Reservations may not be made by telephone but if you have a query on a confirmed booking, you may telephone 020 S24? liu;}
from Monday 26th April. The dress code is smart casual (no jeans) and we are unable to accept msemuens for
s The restaurant opens at l l.l Sam and we do not allocate individual seating arrangements prior m your awmio yi _ y T r .ve i
~ E _y°. s ; .i i C; _ liiv y T s Official caterers to The Championships, Wimbledon C s yl _ if yyes v it Qi _‘ .. e yipyr y lsly g

This is pretty much best case conditions and I think it does a really good job.


I did also try a hand written test

But it only manged to detect “over #06 lazy”
Which I guess considering my handwriting is pretty good too 🙂

Sadly I lack the time to turn all this into a consumable download for others. Which brings me to a realisation that some people missunderstand what is meant when the n900 is referred to as a great developer phone. I’ve seen people complaining that there aren’t great apps available so it’s not great at all. But the point is that this is a fantastic phone for *me* and others like me. The fact that I could just grab some open source software and put this together is awesome. But I don’t have time to wrap it up in a nice package for other people, and I have no great motivation to do so. Anyone prepared to invest a little time and effort can do amazing things with this device, but if you are just sitting and waiting for someone else to put in that effort and give you something on a plate, you just might be waiting for some time.

13 responses to “Optical character recognition on the N900”

  1. A trick for your future shell scripts: stripping away filename extensions
    # assuming you know the extension will be jpg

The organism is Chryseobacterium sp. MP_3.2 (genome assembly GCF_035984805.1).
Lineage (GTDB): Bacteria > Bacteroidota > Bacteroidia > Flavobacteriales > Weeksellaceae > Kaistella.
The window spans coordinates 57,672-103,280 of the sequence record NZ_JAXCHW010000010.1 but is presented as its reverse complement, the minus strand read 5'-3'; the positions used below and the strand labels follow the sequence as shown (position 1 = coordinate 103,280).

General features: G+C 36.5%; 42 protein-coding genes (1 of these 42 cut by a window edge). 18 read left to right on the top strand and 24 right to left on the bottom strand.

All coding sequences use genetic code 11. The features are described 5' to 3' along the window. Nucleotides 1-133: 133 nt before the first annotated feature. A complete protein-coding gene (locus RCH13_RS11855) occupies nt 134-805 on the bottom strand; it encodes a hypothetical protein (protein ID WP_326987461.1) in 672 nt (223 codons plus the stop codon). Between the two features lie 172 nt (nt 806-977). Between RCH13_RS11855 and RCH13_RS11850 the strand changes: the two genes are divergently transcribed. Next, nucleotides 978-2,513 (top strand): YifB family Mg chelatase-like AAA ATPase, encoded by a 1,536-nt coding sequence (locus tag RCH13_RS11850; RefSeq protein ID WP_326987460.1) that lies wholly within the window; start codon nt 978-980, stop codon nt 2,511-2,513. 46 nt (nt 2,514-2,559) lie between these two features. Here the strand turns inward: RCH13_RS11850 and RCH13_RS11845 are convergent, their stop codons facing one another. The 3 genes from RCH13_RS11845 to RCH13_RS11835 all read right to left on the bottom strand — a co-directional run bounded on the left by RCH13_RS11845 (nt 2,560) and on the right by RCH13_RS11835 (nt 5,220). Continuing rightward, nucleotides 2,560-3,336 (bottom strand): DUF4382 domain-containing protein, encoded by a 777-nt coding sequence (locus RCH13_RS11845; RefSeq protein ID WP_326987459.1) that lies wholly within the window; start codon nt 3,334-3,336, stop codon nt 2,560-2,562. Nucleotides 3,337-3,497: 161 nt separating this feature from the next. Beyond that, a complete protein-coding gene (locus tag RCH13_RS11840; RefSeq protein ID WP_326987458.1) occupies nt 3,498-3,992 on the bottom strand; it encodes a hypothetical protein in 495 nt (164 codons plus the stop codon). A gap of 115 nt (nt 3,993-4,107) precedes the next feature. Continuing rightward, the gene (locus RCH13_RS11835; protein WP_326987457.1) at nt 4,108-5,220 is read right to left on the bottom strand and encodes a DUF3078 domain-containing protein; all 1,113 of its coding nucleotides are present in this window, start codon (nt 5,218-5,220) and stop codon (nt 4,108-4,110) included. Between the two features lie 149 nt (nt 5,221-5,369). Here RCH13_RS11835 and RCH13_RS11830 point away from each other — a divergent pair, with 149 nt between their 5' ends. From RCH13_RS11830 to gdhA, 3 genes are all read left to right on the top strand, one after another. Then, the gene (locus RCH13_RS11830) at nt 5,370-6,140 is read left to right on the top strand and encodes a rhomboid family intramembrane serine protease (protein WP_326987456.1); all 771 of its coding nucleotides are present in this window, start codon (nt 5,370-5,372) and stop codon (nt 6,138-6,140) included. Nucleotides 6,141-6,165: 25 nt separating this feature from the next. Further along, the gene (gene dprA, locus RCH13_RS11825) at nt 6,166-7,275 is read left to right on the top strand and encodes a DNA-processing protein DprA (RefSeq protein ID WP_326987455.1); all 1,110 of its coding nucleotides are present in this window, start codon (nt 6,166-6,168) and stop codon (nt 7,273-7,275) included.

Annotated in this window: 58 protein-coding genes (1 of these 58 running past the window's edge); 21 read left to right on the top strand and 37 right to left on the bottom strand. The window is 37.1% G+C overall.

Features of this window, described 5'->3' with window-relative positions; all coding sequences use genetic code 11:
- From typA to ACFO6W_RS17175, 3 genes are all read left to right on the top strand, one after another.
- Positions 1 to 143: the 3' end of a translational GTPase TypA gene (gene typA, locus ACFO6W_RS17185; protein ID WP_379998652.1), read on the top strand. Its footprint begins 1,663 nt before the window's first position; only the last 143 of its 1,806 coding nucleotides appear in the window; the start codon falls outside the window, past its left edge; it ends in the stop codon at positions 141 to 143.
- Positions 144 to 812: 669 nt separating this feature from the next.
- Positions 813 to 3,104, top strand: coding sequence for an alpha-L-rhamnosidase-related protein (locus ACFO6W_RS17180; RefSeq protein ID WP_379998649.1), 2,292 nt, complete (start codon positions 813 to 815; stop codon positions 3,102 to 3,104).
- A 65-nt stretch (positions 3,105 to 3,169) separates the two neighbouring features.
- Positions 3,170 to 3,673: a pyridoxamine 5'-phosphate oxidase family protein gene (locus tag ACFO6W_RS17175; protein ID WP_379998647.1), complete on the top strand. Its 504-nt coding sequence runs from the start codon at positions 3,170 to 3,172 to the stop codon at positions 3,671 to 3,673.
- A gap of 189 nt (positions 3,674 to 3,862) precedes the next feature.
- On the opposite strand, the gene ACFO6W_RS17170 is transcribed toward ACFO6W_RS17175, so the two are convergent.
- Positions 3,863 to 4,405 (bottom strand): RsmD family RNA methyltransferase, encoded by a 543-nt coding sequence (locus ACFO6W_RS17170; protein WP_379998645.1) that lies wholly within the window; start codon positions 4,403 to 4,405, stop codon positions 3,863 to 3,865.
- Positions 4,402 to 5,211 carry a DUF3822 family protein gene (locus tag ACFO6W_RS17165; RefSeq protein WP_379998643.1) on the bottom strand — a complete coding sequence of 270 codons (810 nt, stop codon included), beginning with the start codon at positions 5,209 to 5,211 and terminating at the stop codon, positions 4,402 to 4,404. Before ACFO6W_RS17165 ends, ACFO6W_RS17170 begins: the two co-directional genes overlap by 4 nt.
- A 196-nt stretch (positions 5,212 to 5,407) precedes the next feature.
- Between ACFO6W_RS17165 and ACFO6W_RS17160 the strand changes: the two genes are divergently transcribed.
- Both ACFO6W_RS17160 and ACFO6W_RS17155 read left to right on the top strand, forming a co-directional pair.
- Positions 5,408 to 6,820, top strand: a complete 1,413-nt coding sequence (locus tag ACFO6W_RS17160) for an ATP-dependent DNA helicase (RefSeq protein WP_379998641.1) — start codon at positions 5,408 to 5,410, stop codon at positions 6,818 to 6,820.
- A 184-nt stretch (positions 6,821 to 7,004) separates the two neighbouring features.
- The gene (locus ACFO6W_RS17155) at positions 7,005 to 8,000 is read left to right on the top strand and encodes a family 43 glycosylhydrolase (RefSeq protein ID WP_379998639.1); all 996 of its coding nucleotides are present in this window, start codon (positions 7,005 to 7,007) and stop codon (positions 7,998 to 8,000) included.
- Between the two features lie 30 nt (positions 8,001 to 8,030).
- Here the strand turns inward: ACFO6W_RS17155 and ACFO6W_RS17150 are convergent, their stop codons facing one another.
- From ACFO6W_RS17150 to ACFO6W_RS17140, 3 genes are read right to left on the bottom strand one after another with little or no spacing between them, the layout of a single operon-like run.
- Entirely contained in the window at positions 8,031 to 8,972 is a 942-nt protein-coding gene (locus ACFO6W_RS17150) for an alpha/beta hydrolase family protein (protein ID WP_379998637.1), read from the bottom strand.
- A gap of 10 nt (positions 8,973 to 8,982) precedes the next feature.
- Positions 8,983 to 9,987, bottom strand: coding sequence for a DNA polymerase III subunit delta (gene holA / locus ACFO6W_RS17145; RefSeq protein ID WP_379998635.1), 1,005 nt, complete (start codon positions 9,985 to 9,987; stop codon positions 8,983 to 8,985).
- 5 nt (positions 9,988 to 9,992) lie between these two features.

echo $filename_with_no_extension

    # assuming the extension can be anything
    echo $filename_with_no_extension

  2. Pixelpipe supply a pipe into Google Docs OCR.
    I take a photo of the text, share it to pixelpipe with the tag @ocr and a few minutes later it’s (hopefully) appeared in my Google Docs account.

    Works pretty well for english stuff. Not tried on any other language so ymmv.

    • That’s cool, I’ll have to give that a go. Do you have to pre-crop the image to get good results?

      • I guess it depends on how good the source is but it seems to work pretty well by just taking the photo and sending it off. Though a lot of the stuff I’ve done is on plain white paper. I found newspapers produce more errors. Best to experiment and see how it goes.
        I did a bit of investigation and it only supports latin characters which would explain why it didn’t work when i tried it on some chinese text I had to translate 🙂

  3. i tried to download tesseract & imagemagic;as for tesseract i only found .tar files & i don;t know how to install them
    & the imagemagic i didn’t find the deb files, only .tar & .zip files & i don’t know how to install them as i said
    wish you can help me here.
    would be great if you post the links for the n900 downloads
    thanks in advance.

    • kind of the point of the post is that there are no n900 downloads for either of those projects. but there are source downloads which can be compiled in a fremantle development enironment. which is what I did. this is not something I’d expect the average person to have a clue how to do.

  4. MICR and Associated Technology…
    The Sort-A-Matic system included 100 metal or leather dividers numbered 00 through 99. Each check was placed in the corresponding divider by the first two numbers of the account. When the process was complete, the checks were grouped by account number….

  5. Any idea which version of Tesseract you used? I’m assuming you downloaded the source and produced a debian armel target?
    I’m asking because I’ve been working on a project using the tesseract-ocr package from extras-devel on Maemo.org, which I think was compiled from Tesseract 2.04 source. I’ve been having problems left right and centre with it, and from the sound of your post it seems like it’d be quite easy to port Tesseract 3.00 to Fremantle using the same method you used. Which would be a lot easier to use and add training data to.


    • Sorry I don’t really recall. I suspect I just pulled the latest source code and compiled in my development environment. I don’t think I even built a package, just copied the binaries accross to my device. Sadly the device has since been wiped clean and is now being used by my wife so I have no way to double check. Good luck with your project.

Leave a Reply

Your email address will not be published. Required fields are marked *